+
  ;inherit permissions = yes ; Inherit permissions of the parent directory for new files and directories
 +
  create mask = 0664
 +
  directory mask = 2755
 +
  force create mode = 0644
 +
  force directory mode = 2755
 +
  ...
 +
 
 +
[media]
 +
  comment = Media share accessible by ''greg'' and ''pcusers''
 +
  path = ''/path/to/media''
 +
  valid users = ''greg @pcusers''
 +
  force group = ''+pcusers''
 +
  public = no
 +
  writable = yes
 +
  create mask = 0664
 +
  directory mask = 2775
 +
  force create mode = 0664
 +
  force directory mode = 2775
 +
 
 +
[public]
 +
  comment = Public share where ''archie'' has write access
 +
  path = ''/path/to/public''
 +
  public = yes
 +
  read only = yes
 +
  write list = ''archie''
 +
  printable = no
 +
 
 +
[guests]
 +
  comment = Allow all users to read/write
 +
  path = ''/path/to/guests''
 +
  public = yes
 +
  only guest = yes
 +
  writable = yes
 +
  printable = no
 +
}}
 +
 
 +
See {{man|5|smb.conf}} for a full overview of possible permission flags and settings.
 +
 
 +
==== Restrict protocols for better security ====
 +
 
 +
{{Warning|By default, Samba versions prior to 4.11 allow connections using the outdated and insecure SMB1 protocol. When using one these Samba versions, it is highly recommended to set {{ic|1=server min protocol = SMB2_02}} to protect yourself from ransomware attacks. In Samba 4.11 and newer, SMB2 is the default min protocol, so no changes are required there.}}
 +
 
 +
[[Append]] {{ic|server min protocol}} and {{ic|server max protocol}} in {{ic|/etc/samba/smb.conf}} to force usage of a minimum and maximum protocol:
 +
 
 +
{{hc|/etc/samba/smb.conf|2=
 +
[global]
 +
  server min protocol = SMB2_02
 +
  ; server max protocol = SMB3
 +
}}
 +
 
 +
See {{ic|server max protocol}} in {{man|5|smb.conf}} for an overview of supported protocols.
 +
 
 +
For compatibility with older clients and/or servers, you might need to set {{ic|1=client min protocol = CORE}} or {{ic|1=server min protocol = CORE}}, but please note that this makes you vulnerable to exploits in SMB1 including ransomware attacks.
 +
 
 +
{{Tip|Use {{ic|1=server min protocol = SMB3_00}} when clients should only connect using the latest SMB3 protocol, e.g. on clients running Windows 8 and later.}}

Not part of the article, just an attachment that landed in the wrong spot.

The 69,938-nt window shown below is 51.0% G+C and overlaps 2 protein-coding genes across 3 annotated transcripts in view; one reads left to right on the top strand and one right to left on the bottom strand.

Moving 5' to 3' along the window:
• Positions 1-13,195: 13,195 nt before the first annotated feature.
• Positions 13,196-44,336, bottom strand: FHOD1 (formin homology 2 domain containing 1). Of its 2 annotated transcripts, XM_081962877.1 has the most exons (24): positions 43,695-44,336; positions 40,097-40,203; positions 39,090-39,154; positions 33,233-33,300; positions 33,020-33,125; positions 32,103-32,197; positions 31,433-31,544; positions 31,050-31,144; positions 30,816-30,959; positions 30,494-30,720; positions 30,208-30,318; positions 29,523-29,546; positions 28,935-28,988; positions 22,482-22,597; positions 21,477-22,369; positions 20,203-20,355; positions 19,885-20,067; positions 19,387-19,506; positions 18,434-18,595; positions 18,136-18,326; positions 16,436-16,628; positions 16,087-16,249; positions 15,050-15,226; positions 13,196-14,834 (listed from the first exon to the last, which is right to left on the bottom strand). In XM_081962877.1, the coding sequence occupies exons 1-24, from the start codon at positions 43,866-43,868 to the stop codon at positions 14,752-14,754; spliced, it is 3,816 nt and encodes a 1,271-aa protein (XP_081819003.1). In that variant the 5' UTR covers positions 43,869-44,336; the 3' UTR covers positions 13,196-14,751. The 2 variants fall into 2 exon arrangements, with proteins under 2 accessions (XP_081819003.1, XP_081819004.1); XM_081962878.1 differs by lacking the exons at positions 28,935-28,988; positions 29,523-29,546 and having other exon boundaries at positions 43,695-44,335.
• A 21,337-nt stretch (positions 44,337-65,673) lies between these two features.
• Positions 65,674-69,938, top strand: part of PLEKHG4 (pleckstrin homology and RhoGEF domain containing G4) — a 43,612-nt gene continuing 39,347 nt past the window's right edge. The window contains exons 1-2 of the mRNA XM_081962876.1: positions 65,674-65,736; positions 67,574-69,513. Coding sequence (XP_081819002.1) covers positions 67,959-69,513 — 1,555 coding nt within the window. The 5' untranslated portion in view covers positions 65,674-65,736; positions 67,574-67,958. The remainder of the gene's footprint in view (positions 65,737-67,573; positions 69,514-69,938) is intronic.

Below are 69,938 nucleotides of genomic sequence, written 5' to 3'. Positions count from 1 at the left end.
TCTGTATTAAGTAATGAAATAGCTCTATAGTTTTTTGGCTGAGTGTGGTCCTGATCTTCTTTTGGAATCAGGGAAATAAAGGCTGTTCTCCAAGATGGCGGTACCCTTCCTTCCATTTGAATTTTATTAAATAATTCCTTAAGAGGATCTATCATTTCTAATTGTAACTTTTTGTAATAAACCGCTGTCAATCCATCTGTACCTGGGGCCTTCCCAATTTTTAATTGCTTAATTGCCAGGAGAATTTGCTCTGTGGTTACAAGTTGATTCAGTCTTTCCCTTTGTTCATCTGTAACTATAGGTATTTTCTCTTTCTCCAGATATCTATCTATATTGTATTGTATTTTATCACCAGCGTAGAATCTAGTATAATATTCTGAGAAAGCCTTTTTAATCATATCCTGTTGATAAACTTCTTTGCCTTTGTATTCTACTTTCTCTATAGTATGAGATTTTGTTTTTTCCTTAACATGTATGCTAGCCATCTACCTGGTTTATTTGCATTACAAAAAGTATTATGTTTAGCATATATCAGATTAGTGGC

+
 
 +
[[#Manual mounting|Clients]] using {{ic|mount.cifs}} may need to specify the correct {{ic|1=vers=*}}, e.g.:
 +
 
 +
# mount -t cifs //''SERVER''/''sharename'' /mnt/''mountpoint'' -o username=''username'',password=''password'',iocharset=''utf8'',vers=''3.1.1''
 +
 
 +
See {{man|8|mount.cifs}} for more information.
 +
 
 +
==== Use native SMB transport encryption ====
 +
 
 +
Native SMB transport encryption is available in SMB version 3.0 or newer. Clients supporting this type of encryption include Windows 8 and newer, Windows server 2012 and newer, and smbclient of Samba 4.1 and newer.
 +
 
 +
To use native SMB transport encryption by default, set the {{ic|smb encrypt}} parameter globally and/or by share. Possible values are {{ic|off}}, {{ic|enabled}} (default value), {{ic|desired}}, or {{ic|required}}:
 +
 
 +
{{hc|/etc/samba/smb.conf|2=
 +
[global]
 +
  smb encrypt = desired
 +
}}
 +
 
 +
See {{man|5|smb.conf}} for more information, especially the paragraphs ''Effects for SMB1'' and ''Effects for SMB2''.
 +
 
 +
{{Tip|When [[#Manual mounting|mounting]] a share, specify the {{ic|seal}} mount option to force usage of encryption.}}
 +
 
 +
==== Disable printer sharing ====
 +
 
 +
By default Samba shares printers configured using [[CUPS]].
 +
 
 +
If you do not want printers to be shared, use the following settings:
 +
 
 +
{{hc|/etc/samba/smb.conf|2=
 +
[global]
 +
  load printers = no
 +
  printing = bsd
 +
  printcap name = /dev/null
 +
  disable spoolss = yes
 +
  show add printer wizard = no
 +
}}
 +
 
 +
==== Block certain file extensions on Samba share ====
 +
 
 +
{{Note|Setting this parameter will affect the performance of Samba, as it will be forced to check all files and directories for a match as they are scanned.}}
 +
 
 +
Samba offers an option to block files with certain patterns, like file extensions. This option can be used to prevent dissemination of viruses or to dissuade users from wasting space with certain files. More information about this option can be found in {{man|5|smb.conf}}.
 +
 
 +
{{hc|/etc/samba/smb.conf|2=
 +
...
 +
[myshare]
 +
  comment = Private
 +
  path = /mnt/data
 +
  read only = no
 +
  veto files = /*.exe/*.com/*.dll/*.bat/*.vbs/*.tmp/*.mp3/*.avi/*.mp4/*.wmv/*.wma/
 +
}}
 +
 
 +
==== Improve throughput ====
 +
 
 +